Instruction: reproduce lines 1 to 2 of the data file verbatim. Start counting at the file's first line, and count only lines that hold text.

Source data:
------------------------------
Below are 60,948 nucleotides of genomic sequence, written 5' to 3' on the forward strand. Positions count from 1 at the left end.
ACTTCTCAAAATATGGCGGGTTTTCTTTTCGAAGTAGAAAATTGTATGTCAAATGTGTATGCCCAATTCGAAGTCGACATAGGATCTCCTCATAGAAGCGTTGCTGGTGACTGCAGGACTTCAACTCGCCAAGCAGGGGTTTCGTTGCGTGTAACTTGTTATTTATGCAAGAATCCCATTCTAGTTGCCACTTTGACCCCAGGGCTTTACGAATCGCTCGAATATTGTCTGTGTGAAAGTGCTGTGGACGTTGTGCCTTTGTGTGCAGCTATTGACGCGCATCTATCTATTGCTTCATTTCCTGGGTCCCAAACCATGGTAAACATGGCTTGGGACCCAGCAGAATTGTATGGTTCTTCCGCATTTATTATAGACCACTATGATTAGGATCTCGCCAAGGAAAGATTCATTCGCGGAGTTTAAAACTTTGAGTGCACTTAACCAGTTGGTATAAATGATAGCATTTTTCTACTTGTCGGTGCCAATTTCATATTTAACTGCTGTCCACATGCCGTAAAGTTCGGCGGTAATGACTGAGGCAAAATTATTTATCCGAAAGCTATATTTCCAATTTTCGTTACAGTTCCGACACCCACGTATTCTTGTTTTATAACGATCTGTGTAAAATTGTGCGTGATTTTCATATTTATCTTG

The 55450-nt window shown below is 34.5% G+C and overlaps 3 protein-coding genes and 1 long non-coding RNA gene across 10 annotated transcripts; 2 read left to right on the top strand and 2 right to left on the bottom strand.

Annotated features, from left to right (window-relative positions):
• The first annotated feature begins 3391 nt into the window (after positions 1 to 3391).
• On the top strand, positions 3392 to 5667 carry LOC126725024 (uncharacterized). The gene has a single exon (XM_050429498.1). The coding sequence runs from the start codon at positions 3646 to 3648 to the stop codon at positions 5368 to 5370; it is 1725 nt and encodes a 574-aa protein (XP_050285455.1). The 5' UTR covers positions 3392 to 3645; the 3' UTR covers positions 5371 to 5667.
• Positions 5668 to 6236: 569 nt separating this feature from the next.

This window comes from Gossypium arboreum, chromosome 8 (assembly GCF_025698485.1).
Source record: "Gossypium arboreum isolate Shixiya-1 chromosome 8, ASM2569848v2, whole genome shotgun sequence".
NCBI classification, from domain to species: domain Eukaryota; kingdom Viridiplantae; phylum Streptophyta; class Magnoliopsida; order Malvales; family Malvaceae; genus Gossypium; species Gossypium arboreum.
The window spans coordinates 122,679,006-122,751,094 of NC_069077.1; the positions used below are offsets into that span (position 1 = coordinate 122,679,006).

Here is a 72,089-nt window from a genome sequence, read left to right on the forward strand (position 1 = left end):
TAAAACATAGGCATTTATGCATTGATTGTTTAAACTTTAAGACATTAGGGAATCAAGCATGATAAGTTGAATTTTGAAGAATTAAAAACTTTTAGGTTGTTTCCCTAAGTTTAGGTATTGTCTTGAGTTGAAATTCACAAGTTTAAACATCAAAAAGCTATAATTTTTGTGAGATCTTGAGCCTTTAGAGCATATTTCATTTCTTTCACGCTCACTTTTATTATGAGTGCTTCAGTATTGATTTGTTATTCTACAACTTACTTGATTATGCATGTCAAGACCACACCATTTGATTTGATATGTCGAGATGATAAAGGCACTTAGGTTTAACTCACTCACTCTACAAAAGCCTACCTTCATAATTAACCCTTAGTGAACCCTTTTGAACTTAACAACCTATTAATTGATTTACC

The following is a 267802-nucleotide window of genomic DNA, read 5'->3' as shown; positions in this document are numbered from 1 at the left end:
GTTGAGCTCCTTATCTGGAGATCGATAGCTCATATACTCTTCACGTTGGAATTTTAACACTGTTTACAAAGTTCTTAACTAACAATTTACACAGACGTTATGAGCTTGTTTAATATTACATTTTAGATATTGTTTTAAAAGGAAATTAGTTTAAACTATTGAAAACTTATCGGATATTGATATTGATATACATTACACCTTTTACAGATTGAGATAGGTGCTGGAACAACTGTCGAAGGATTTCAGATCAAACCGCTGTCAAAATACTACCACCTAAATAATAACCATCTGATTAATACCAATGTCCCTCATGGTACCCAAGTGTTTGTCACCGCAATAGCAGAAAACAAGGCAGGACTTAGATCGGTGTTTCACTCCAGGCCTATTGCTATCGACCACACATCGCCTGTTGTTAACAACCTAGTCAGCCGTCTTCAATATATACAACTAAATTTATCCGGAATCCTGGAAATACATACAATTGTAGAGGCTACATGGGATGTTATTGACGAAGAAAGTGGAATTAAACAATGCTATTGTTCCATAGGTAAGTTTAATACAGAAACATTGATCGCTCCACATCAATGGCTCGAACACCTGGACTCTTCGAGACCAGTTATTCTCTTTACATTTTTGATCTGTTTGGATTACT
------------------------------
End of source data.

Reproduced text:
Below are 60,948 nucleotides of genomic sequence, written 5' to 3' on the forward strand. Positions count from 1 at the left end.
ACTTCTCAAAATATGGCGGGTTTTCTTTTCGAAGTAGAAAATTGTATGTCAAATGTGTATGCCCAATTCGAAGTCGACATAGGATCTCCTCATAGAAGCGTTGCTGGTGACTGCAGGACTTCAACTCGCCAAGCAGGGGTTTCGTTGCGTGTAACTTGTTATTTATGCAAGAATCCCATTCTAGTTGCCACTTTGACCCCAGGGCTTTACGAATCGCTCGAATATTGTCTGTGTGAAAGTGCTGTGGACGTTGTGCCTTTGTGTGCAGCTATTGACGCGCATCTATCTATTGCTTCATTTCCTGGGTCCCAAACCATGGTAAACATGGCTTGGGACCCAGCAGAATTGTATGGTTCTTCCGCATTTATTATAGACCACTATGATTAGGATCTCGCCAAGGAAAGATTCATTCGCGGAGTTTAAAACTTTGAGTGCACTTAACCAGTTGGTATAAATGATAGCATTTTTCTACTTGTCGGTGCCAATTTCATATTTAACTGCTGTCCACATGCCGTAAAGTTCGGCGGTAATGACTGAGGCAAAATTATTTATCCGAAAGCTATATTTCCAATTTTCGTTACAGTTCCGACACCCACGTATTCTTGTTTTATAACGATCTGTGTAAAATTGTGCGTGATTTTCATATTTATCTTG